For 180 years the railway has been on the wrong end of "I-was-here-first" thinking. Highways (though carrying nothing moving faster than a galloping horse) demanded that any railway crossing them did so by means of a bridge, or by a level crossing girt about with restrictions. Farmers demanded that their livestock be protected by the erection of fences (maintained in perpetuity by the railway, even though flocks might be absent from the neighbouring fields). Landowners demanded that lengthy detours took the noxious vapours far from their demesne. The railway has learned to live with these irritations, though the cost has often been immense.
Now, however, the Fates have dealt the "I-was-here-first" card into the railway's hand. Will the railway play it well, or will the "it's-different-this-time" card trump it?
With the demise of steam - and the consequent routine burning of lineside vegetation - trees have grown all along the railway. Photographs of the site of the recent collision of two trains in Salisbury show that, while the area is thickly wooded now, it was entirely grassed 40 years ago. Thus it is clear that all those trees - trees whose leaves caused the collision - have taken root and grown within 40 years. The railway, we should remember, was there first. Grass grew. There were occasional fires. Leaf-fall was non-existent.
The two recent storms caused trees to fall, blocking lines all over the country. Some brought down the overhead wiring. The railway was there first, and so was most of the knitting. Some of the trees were on railway land, and there is no excuse for their presence. But at least the railway can deal with its own nuisance, cut down the offenders and arrange for more trees to be planted somewhere else, well away from the railway. Should not the railway play the "I-was-here-first" card and require - just as it was required to do 180 years ago - the owners of these dangerous new trees to fell them - all of them, all of them on whomever's land which lie within say 150 feet of the fence? And if not, why not? Should not the railway seek full compensation from the owner of a tree which falls onto railway land? And if not, why not? After all, we were here first.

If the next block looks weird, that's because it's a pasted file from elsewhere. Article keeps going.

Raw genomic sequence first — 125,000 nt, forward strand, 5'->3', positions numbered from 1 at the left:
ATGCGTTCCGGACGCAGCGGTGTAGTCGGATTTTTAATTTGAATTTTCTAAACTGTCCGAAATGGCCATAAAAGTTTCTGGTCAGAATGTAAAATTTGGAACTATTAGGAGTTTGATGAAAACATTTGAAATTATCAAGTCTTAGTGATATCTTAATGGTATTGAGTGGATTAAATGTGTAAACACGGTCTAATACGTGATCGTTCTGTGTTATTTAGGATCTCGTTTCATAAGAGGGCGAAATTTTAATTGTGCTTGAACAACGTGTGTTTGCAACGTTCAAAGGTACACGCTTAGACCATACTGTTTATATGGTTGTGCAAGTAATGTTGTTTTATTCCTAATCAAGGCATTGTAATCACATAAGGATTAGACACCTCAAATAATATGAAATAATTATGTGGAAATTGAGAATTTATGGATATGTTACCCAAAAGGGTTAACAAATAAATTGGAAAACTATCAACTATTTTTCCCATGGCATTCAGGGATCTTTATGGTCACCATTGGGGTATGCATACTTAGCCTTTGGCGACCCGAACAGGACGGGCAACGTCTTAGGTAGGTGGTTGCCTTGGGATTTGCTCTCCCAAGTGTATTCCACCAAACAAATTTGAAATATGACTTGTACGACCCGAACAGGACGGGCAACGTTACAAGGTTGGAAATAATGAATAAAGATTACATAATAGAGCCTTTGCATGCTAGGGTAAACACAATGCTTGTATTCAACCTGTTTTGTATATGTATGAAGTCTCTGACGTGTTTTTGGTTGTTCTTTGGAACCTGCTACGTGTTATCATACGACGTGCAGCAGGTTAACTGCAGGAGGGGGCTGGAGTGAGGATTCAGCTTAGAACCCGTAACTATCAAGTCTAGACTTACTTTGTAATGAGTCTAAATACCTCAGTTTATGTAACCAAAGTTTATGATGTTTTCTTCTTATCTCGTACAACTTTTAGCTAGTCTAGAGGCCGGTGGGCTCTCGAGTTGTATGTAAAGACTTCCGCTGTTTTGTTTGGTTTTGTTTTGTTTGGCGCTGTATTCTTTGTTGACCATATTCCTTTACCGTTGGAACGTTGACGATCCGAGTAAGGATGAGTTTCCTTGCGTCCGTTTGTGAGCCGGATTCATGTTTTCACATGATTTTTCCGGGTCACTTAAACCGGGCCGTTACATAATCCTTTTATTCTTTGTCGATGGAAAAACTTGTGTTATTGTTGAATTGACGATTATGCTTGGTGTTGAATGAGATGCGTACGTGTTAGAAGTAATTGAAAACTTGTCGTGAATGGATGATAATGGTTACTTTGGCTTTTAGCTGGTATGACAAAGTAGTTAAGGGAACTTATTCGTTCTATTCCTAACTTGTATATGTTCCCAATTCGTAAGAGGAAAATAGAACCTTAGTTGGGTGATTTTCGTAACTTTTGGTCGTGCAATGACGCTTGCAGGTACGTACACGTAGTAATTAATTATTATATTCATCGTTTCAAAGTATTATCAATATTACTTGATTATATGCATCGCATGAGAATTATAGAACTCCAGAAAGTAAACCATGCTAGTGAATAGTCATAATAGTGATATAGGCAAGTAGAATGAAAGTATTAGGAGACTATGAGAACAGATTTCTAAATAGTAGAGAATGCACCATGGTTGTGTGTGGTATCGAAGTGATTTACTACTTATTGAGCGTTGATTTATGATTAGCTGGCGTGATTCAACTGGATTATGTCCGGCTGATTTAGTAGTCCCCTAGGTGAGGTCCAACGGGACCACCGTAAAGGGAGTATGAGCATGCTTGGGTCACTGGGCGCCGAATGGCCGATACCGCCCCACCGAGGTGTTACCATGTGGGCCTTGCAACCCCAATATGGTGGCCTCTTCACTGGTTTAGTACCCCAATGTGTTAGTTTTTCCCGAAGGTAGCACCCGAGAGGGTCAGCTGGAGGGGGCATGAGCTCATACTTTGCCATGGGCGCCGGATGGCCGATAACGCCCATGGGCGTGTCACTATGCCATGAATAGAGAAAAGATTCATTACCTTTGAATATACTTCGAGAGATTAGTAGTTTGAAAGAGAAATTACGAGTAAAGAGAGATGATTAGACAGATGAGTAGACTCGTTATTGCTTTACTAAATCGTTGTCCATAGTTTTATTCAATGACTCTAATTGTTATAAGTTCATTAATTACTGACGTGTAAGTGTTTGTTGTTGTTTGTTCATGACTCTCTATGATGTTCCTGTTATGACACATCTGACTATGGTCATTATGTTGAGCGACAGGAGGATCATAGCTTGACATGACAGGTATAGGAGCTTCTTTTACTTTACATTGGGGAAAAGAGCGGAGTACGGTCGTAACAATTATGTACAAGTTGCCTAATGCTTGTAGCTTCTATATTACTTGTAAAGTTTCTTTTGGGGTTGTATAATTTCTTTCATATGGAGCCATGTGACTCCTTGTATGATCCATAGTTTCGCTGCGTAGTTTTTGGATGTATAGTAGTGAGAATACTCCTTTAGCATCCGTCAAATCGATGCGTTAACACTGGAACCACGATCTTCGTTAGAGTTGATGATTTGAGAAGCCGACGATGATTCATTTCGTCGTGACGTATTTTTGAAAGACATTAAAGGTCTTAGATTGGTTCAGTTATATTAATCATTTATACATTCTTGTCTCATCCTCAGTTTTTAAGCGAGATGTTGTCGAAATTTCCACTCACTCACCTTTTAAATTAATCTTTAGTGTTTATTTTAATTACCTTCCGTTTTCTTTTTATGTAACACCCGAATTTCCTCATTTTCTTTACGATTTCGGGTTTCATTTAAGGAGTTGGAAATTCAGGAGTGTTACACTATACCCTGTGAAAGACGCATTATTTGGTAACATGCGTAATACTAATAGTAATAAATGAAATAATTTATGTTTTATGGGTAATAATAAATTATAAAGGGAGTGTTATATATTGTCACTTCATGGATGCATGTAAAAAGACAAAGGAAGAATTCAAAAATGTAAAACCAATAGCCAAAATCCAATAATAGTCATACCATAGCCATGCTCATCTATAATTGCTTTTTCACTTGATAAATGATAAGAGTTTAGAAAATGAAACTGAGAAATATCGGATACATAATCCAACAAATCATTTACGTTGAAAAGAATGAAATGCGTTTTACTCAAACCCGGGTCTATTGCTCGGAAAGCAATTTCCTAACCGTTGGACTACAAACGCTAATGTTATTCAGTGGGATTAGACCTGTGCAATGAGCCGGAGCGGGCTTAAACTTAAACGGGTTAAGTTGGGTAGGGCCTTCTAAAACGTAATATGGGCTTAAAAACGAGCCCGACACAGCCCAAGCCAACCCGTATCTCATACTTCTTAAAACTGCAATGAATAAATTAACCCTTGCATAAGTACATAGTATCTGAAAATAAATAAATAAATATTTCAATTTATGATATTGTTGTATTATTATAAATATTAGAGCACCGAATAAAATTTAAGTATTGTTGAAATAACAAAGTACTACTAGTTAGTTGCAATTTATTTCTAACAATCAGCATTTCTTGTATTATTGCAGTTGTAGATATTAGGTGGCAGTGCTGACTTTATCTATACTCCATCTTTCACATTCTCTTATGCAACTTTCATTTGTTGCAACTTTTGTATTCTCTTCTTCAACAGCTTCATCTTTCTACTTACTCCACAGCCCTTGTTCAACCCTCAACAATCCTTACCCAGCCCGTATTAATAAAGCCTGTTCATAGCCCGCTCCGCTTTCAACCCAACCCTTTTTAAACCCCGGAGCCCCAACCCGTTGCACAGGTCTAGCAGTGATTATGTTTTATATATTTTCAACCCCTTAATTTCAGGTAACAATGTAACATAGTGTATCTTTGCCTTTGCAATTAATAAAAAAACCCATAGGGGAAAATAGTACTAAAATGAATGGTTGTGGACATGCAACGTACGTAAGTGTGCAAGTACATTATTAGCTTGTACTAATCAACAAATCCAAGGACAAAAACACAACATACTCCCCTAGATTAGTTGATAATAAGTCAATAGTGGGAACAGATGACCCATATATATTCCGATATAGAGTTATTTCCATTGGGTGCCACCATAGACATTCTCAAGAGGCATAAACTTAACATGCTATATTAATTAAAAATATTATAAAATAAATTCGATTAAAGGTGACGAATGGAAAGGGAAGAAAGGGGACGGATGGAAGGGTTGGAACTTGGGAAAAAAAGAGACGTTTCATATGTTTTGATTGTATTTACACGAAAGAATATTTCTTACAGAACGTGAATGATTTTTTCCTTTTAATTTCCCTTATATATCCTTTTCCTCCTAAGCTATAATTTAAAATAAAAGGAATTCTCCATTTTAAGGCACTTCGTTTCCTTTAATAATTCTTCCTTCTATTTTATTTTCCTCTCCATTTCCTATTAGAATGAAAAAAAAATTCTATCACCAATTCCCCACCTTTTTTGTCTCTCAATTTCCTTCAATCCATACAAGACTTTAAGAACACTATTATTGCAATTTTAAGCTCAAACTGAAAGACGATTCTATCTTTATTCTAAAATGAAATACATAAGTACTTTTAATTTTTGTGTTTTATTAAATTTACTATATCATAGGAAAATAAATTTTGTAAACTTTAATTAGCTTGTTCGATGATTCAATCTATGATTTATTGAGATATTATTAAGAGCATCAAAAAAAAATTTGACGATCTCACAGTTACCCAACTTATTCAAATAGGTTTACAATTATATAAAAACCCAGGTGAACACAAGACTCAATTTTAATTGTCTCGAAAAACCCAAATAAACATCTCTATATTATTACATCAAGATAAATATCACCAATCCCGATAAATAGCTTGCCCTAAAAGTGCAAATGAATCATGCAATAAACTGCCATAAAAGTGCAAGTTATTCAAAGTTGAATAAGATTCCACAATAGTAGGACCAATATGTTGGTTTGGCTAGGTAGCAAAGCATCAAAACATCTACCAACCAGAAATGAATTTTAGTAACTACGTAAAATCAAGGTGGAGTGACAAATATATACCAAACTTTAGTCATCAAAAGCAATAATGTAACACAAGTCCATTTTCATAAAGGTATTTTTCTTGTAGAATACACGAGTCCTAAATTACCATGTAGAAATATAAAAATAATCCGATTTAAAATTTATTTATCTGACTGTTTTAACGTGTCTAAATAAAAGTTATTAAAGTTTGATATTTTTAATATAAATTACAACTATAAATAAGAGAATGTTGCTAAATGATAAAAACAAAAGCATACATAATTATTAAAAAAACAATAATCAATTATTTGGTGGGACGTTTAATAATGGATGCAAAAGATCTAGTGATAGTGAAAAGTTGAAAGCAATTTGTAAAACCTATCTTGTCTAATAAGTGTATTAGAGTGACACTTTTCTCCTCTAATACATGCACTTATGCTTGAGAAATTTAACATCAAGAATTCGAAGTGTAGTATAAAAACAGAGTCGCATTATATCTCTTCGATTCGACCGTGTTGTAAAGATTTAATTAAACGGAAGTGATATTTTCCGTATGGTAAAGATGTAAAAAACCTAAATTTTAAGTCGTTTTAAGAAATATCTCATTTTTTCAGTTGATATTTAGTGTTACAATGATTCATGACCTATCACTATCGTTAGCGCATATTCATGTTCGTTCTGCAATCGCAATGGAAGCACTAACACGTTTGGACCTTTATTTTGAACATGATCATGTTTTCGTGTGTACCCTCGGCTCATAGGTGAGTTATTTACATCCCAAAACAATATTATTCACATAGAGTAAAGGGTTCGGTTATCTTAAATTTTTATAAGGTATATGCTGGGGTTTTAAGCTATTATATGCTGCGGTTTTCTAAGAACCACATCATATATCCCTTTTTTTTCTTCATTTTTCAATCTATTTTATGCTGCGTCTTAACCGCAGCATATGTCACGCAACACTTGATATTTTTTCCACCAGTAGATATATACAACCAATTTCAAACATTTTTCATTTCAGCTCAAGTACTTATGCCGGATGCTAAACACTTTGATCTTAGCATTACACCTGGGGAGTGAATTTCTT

The pictures above of the Salisbury Tunnel Junction cutting taken in 1970 and 2021 respectively show just how great a task Network Rail faces, even to remove the danger from trees on railway land. The fact that there are so many instances of trees on neighbouring land, within leaf-dropping distance of the track, makes the job infinitely harder.
An article in a recent magazine contained interviews with drivers about their experiences of losing adhesion. The seriousness of this probably hasn't reached public conscience - how many people would realise that a train can slide for half a mile with no possible control from the driver who is glued to his seat as if on a horrendous thrill-ride?
Undoubtedly tree owners will be most unlikely to remove their trees voluntarily - citing expense, noise or loss of privacy - legislation may be needed, and if not, why not?